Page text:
Toxicity management is described in section 6.0. The use of growth factor support (either
erythropoietin stimulating agents or G-CSF) will be also allowed at discretion of the
All patients will have surgical resection of the primary tumor. Pieces of the resected tumor
and non-tumor lung tissues that are not required for pathological evaluation will be frozen
in optimum temperature compound (OTC) and saved for molecular analysis.
As part of the enrollment process, patient will be assessed through CT scan of the
chest/abdomen/pelvis with and without intravenous contrast or with MRI in case of
contraindication for iodine contrast, prior to initiate Part B of the treatment (confirming
clinically and radiological "no evidence of disease-NED"). Another assessment will be
performed 4 weeks after the last dose of 5-azacitidine (to confirm NED status). Patient will
be clinically followed up every 3 months until completion of 2 years post-treatment. Imaging
tests will be performed every 3 months with CT scan as part of the standard follow-up until
completion of 2 years post-surgery. After 2 years of post-treatment completion, patient will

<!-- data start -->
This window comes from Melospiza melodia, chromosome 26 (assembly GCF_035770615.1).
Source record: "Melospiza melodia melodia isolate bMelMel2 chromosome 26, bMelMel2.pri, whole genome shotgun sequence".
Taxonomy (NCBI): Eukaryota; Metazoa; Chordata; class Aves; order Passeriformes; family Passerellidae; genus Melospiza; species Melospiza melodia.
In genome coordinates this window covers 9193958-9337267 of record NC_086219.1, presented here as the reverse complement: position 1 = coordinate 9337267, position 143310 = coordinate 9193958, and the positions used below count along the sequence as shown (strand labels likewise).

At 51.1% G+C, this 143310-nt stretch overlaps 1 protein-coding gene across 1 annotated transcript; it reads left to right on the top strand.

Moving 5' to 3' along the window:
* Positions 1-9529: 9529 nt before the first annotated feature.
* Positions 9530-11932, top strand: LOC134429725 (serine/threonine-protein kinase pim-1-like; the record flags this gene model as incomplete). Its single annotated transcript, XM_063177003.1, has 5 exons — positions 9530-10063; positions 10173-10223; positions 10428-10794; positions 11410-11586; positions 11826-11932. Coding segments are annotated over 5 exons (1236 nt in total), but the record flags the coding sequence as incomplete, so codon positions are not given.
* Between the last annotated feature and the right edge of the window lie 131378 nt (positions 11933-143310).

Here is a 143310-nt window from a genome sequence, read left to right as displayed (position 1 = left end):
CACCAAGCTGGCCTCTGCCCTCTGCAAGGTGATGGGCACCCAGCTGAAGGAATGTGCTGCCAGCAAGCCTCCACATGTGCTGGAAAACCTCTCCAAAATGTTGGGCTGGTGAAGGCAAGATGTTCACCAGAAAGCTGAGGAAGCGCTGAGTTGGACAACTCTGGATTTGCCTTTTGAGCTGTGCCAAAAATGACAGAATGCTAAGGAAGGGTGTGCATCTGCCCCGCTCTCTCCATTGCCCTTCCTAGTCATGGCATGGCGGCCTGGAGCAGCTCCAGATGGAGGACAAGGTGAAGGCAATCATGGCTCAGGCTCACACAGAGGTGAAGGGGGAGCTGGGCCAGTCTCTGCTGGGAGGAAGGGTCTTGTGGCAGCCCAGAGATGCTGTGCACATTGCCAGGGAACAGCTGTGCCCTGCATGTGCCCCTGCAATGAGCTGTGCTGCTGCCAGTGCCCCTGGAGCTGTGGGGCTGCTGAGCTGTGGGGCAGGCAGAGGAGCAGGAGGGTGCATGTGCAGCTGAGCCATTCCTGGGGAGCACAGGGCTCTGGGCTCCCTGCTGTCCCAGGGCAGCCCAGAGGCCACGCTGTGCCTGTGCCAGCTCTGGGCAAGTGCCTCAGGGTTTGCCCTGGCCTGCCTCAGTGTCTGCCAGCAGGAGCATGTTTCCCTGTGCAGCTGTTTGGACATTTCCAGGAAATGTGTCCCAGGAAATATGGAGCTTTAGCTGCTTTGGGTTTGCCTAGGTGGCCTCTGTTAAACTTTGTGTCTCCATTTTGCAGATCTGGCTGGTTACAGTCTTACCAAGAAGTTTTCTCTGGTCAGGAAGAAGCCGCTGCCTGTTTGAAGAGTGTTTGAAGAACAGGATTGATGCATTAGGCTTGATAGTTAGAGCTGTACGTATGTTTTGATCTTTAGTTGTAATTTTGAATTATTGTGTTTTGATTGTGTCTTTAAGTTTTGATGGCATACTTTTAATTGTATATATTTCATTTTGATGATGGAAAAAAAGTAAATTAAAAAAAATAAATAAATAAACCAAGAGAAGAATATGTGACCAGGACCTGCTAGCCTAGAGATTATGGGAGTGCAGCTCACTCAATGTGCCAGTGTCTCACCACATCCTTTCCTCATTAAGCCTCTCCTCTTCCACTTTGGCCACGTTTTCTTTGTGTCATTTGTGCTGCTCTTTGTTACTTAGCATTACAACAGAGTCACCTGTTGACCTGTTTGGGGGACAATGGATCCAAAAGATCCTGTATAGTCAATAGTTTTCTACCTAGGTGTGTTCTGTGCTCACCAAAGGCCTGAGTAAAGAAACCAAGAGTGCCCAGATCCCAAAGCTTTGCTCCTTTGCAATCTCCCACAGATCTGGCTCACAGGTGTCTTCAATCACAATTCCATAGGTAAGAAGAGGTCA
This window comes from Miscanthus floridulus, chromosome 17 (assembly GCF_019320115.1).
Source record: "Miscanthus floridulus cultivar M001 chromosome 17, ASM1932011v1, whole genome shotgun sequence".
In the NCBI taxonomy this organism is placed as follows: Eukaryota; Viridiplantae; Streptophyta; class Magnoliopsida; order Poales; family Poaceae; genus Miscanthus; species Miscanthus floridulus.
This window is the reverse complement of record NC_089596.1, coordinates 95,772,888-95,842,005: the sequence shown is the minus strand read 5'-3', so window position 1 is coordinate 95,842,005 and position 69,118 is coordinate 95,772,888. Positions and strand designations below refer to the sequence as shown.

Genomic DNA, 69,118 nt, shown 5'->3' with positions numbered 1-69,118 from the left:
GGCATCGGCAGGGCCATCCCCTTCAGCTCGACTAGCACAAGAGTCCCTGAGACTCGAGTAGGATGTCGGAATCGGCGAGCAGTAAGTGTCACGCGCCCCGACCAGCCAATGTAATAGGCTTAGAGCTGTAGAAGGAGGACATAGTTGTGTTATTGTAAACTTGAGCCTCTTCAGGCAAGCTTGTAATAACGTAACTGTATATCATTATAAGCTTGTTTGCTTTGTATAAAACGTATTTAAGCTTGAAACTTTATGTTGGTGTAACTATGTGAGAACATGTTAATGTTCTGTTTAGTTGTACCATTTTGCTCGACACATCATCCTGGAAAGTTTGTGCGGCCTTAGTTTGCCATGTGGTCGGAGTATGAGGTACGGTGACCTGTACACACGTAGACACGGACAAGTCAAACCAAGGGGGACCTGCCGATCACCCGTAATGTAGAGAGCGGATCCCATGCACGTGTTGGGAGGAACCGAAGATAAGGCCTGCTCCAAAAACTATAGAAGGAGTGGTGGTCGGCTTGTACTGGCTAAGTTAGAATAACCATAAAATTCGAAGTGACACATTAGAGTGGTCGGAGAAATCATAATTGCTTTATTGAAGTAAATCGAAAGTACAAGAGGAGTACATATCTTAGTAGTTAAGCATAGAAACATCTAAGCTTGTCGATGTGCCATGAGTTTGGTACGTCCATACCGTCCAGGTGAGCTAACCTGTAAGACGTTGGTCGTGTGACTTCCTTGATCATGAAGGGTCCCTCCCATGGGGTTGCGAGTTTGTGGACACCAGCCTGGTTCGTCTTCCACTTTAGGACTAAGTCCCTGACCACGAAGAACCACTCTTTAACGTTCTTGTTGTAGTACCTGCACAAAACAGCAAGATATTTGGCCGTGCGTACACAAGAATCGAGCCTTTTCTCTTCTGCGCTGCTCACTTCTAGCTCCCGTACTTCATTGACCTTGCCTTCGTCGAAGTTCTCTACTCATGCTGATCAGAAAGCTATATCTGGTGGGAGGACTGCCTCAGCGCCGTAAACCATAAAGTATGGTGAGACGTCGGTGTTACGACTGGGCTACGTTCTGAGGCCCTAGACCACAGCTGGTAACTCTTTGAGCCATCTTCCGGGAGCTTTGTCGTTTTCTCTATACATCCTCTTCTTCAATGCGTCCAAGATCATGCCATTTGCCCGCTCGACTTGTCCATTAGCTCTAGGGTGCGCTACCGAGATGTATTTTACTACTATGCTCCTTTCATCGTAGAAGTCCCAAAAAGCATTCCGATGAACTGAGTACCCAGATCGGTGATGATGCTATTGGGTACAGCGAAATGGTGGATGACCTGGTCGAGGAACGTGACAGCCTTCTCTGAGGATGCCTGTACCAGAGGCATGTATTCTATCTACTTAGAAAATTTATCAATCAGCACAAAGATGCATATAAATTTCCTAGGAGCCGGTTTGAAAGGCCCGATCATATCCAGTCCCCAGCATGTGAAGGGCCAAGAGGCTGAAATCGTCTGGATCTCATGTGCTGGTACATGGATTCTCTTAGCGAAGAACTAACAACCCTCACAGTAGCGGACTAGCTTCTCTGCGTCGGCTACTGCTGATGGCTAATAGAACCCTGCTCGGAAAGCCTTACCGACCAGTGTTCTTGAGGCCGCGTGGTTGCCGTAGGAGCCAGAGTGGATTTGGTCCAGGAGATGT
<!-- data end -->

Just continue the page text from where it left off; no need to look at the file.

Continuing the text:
be followed up every 6 months in the clinic and also by radiographic studies until
completion of 5 years post-treatment. In the case of clinical suspicion for progression,
patient will undergo a thorough and complete work-up to rule out this possibility. This may
include imaging diagnostic tests, biopsy, or other tests and procedures.
The premise of the study is that certain loci will be hypermethylated in the lung cancer
specimen of the patients. For some loci (which we shall call Type I) the tumor will show
significantly elevated methylation compared to adjacent histologically normal tissue, thus
providing a cancer-specific methylation signal. Other loci (which we will refer to as Type
II) may be methylated in the tumor as well as in the adjacent "histologically" normal tissue
and/or WBCs. These loci will not be cancer-specific markers, though they may indicate
precancerous changes or they may be indicative of "cancer risk". Their hypermethylation may